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  • I think this question is ontopic. It might be a duplicate and already asked but should get answered at least once. And if I read answers like you cannot always get what you want that still leaves open that sometimes that might exactly what is possible. I think for example on different religious groups deciding on their own national holidays and other such situations. May 30, 2023 at 15:20

4 Answers 4


"just let each group do what they want" That is called Anarchy.

Alice gives Bob her salad. Carol wants to eat that salad. What's to stop her?

Alice and Bob want Bob to eat the salad. Carol wants to eat the salad. Without any sort of agreement, this typically means Carol resorts to some sort of "violence" (such as theft). But thats a crappy way to live: each person stealing or attacking as they feel like it. So, instead, the group eventually arrives at some sort of consensus, so that each of them doesn't need to fear the others attacking/stealing from them. Because life is nicer that way.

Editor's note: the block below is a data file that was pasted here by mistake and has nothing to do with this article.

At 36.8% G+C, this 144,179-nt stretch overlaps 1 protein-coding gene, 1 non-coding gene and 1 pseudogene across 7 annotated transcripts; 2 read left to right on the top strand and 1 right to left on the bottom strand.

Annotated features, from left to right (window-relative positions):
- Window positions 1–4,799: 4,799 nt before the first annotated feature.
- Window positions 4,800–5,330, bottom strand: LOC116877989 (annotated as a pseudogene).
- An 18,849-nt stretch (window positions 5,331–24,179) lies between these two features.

That process of pursuing a consensus instead of just doing what you want is Politics.

The consensus they reach is called a social contract.

When the social contract revolves around the shared voice of the people, we call it democracy (vs autocracy/theocracy/oligarchy, etc). The people make decisions as a group, typically for voting (either directly or for representatives).